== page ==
Blizzak DM-V2

4WDrive - - Contents - Words and photos by Perry Mack

It was mid-Oc­to­ber when the fad­ing light of sum­mer gave way to the first re­ports of snow in the moun­tains. Winter was com­ing. Big sur­prise. The Jeep was shod with a set of 35” Mickey Thomp­son (MT) A/T’s wrapped around a set 22” Tuff wheels, which I had abused on the street and trail, and shown off at the Spe­cialty Equip­ment Mar­ket­ing As­so­ci­a­tion (SEMA) show in Las Ve­gas in Nov 2016.

Re­turn­ing home mid-Novem­ber from sunny, warm Ne­vada, I or­dered up a set of the new Bridgestone Blizzak DM-V2 tires

in my Jeep’s fac­tory size of P255/70R18 to see how they per­formed com­pared to the stock Bridgestone Duel­ers and my beloved Mickey Thomp­son A/T’s.

The DM-V2 is a stud­less winter tire de­signed for SUV’s, CUV’s, and light trucks (it re­places the DM-V1), and as an au­then­tic winter tire, it car­ries the re­quired M+S rat­ing.

I truly am blessed. It seems that as soon as I ac­quire a set of tires to test, the weather goes from av­er­age to dan­ger­ous as they are be­ing mounted. Six cen­time­tres of fresh snow fell as I drove home, which

then thawed through the af­ter­noon and froze as tem­per­a­tures dropped that night and through the next day.

The Bl­iz­zaks cut through the fresh snow, toss­ing up chunks as the tires cleared them­selves ea­ger to bite into the next mix of snow and pave­ment. Corner­ing was re­fresh­ingly acute as the edges dug deep to pivot through any change of di­rec­tion. The last test is al­ways the most in­ter­est­ing – stop­ping trac­tion. How do you know if the tires are help­ing you stop? My test is to drive at 60 kph (laws per­mit­ting of course) and slam on

the brakes to see how the ABS kicks in. If there’s no trac­tion, you start slid­ing, lights start flash­ing on the dash and the ve­hi­cle vi­brates and shud­ders like a night in Las Ve­gas. If you have trac­tion, you miss the ex­cite­ment and stop.

The tires grip. Every Cana­dian has ex­pe­ri­enced that sick­en­ing feel­ing when you tromp on the brake pedal only to start slid­ing with no chance of steer­ing or stop­ping. You just wait for the im­pact. With the Bl­iz­zaks, I could still steer while ham­mer­ing on the brake on the freshly frozen road. Most im­por­tantly, I could stop faster than the ve­hi­cle in front of me.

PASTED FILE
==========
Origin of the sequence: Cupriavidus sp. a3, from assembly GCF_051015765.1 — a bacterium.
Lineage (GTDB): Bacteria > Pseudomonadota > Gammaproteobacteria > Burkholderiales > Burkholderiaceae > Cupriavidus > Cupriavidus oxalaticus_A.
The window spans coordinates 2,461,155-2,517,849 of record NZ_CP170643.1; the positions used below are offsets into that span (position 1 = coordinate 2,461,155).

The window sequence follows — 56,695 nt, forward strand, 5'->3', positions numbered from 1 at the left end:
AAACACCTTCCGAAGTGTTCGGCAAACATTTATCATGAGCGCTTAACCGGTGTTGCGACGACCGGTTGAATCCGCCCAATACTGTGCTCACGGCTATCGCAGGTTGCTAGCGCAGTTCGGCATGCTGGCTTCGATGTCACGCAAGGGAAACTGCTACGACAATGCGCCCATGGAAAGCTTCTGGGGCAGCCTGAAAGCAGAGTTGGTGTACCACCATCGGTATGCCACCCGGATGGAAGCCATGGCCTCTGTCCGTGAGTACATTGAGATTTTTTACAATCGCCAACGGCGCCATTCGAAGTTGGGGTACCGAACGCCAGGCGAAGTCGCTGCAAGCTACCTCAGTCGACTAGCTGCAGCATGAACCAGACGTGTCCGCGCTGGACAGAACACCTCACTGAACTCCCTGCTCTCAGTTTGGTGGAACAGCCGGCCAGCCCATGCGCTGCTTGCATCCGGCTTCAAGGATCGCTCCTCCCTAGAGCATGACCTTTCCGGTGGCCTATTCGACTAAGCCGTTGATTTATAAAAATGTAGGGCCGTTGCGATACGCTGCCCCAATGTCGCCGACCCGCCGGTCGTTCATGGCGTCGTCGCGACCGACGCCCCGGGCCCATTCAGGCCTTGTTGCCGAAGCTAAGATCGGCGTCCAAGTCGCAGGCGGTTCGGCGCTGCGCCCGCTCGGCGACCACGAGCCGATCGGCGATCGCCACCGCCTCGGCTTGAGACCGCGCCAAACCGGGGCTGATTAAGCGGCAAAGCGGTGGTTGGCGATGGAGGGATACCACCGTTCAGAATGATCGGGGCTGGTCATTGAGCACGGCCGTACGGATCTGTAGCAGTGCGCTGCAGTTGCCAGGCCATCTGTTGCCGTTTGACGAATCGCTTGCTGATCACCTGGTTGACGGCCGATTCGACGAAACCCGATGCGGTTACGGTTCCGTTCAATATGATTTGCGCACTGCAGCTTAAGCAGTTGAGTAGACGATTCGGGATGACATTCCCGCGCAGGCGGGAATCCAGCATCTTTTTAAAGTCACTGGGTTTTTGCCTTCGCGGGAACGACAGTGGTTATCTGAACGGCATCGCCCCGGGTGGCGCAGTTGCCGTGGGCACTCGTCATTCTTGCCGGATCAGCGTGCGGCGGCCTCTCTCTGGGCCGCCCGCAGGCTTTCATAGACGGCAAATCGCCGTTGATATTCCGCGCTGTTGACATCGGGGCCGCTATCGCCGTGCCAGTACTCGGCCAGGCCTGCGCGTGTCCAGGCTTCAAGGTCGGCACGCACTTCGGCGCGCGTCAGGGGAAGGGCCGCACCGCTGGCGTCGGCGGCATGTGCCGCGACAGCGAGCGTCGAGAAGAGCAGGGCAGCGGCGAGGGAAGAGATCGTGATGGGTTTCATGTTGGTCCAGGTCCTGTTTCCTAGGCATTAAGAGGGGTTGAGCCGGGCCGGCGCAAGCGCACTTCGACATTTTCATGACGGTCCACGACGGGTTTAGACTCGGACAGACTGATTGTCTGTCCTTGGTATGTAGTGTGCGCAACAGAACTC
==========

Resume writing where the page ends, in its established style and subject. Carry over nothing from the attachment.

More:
The tire re­mained flex­i­ble as the tem­per­a­ture dropped down to -14 Cel­sius, which I re­al­ize is con­sid­ered balmy in parts of cen­tral Canada. On the op­po­site side of zero, wet trac­tion was good for a winter tire.

The per­for­mance on ice is at­trib­uted to their NanoPro Tech Mul­ti­cell com­pound. Ac­cord­ing to Bridgestone, the com­pound is por­ous at a mi­cro­scopic level, which draws the thin top layer of wa­ter into the tire im­prov­ing trac­tion. The tread de­sign has also changed in that the “com­pound is molded into a di­rec­tional tread de­sign fea­tur­ing 15% more block edges (than the Blizzak DMV1 it re­places) where cir­cum­fer­en­tial and lat­eral grooves help chan­nel wa­ter, slush and snow away from the con­tact area for added trac­tion while 3D zigzag sipes in­crease the num­ber of snow bit­ing edges.”

Although 4WD was nec­es­sary to pull off the start­ing line in greasy snow on the street, and in 20 cm of snow off-road, the Bridgestone DM-V2 is a solid winter per­former at the top of it’s cat­e­gory. Some testers re­ported that dura­bil­ity was an is­sue with this tire, and Bridgestone con­fesses that their Nanocell tech com­pound is only on the first 55% of the tread depth. If you leave your snow tires on in or­der to drive to the ski hill long af­ter the snow has left the ur­ban streets, ex­pect to re­place them more of­ten than other winter tires. But if trac­tion is more im­por­tant than longevity – buy them.

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